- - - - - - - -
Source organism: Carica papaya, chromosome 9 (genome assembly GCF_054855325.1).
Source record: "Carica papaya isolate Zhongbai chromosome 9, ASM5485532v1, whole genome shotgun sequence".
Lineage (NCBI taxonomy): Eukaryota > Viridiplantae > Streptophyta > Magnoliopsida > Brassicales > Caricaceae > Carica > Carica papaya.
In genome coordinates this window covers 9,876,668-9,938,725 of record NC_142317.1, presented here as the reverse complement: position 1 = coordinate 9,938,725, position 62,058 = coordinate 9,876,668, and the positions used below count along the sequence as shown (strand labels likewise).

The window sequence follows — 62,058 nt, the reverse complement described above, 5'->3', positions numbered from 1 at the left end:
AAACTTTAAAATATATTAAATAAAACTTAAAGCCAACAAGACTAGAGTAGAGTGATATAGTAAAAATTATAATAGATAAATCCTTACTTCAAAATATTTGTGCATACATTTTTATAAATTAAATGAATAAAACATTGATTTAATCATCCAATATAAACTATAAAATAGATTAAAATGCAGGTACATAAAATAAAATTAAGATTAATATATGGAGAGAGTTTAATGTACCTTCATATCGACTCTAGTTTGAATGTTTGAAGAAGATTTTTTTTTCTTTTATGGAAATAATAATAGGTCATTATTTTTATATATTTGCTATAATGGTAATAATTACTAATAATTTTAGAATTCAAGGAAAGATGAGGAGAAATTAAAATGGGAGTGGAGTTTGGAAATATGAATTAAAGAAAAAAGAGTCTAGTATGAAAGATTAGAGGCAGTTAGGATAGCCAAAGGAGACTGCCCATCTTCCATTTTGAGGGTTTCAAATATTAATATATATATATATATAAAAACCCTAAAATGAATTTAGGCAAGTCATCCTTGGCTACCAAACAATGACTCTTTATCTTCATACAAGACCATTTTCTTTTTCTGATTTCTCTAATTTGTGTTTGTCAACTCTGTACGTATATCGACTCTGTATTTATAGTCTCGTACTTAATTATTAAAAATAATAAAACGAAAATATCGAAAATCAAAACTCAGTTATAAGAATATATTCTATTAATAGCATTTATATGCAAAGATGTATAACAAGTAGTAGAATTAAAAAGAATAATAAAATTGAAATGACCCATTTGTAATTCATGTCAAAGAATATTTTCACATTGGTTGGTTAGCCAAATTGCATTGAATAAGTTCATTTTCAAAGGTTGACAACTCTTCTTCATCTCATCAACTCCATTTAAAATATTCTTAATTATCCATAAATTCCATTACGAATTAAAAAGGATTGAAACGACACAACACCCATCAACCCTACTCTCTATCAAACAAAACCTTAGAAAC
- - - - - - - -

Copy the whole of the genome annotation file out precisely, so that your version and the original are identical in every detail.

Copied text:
Source organism: Carica papaya, chromosome 9 (genome assembly GCF_054855325.1).
Source record: "Carica papaya isolate Zhongbai chromosome 9, ASM5485532v1, whole genome shotgun sequence".
Lineage (NCBI taxonomy): Eukaryota > Viridiplantae > Streptophyta > Magnoliopsida > Brassicales > Caricaceae > Carica > Carica papaya.
In genome coordinates this window covers 9,876,668-9,938,725 of record NC_142317.1, presented here as the reverse complement: position 1 = coordinate 9,938,725, position 62,058 = coordinate 9,876,668, and the positions used below count along the sequence as shown (strand labels likewise).

The window sequence follows — 62,058 nt, the reverse complement described above, 5'->3', positions numbered from 1 at the left end:
AAACTTTAAAATATATTAAATAAAACTTAAAGCCAACAAGACTAGAGTAGAGTGATATAGTAAAAATTATAATAGATAAATCCTTACTTCAAAATATTTGTGCATACATTTTTATAAATTAAATGAATAAAACATTGATTTAATCATCCAATATAAACTATAAAATAGATTAAAATGCAGGTACATAAAATAAAATTAAGATTAATATATGGAGAGAGTTTAATGTACCTTCATATCGACTCTAGTTTGAATGTTTGAAGAAGATTTTTTTTTCTTTTATGGAAATAATAATAGGTCATTATTTTTATATATTTGCTATAATGGTAATAATTACTAATAATTTTAGAATTCAAGGAAAGATGAGGAGAAATTAAAATGGGAGTGGAGTTTGGAAATATGAATTAAAGAAAAAAGAGTCTAGTATGAAAGATTAGAGGCAGTTAGGATAGCCAAAGGAGACTGCCCATCTTCCATTTTGAGGGTTTCAAATATTAATATATATATATATATAAAAACCCTAAAATGAATTTAGGCAAGTCATCCTTGGCTACCAAACAATGACTCTTTATCTTCATACAAGACCATTTTCTTTTTCTGATTTCTCTAATTTGTGTTTGTCAACTCTGTACGTATATCGACTCTGTATTTATAGTCTCGTACTTAATTATTAAAAATAATAAAACGAAAATATCGAAAATCAAAACTCAGTTATAAGAATATATTCTATTAATAGCATTTATATGCAAAGATGTATAACAAGTAGTAGAATTAAAAAGAATAATAAAATTGAAATGACCCATTTGTAATTCATGTCAAAGAATATTTTCACATTGGTTGGTTAGCCAAATTGCATTGAATAAGTTCATTTTCAAAGGTTGACAACTCTTCTTCATCTCATCAACTCCATTTAAAATATTCTTAATTATCCATAAATTCCATTACGAATTAAAAAGGATTGAAACGACACAACACCCATCAACCCTACTCTCTATCAAACAAAACCTTAGAAAC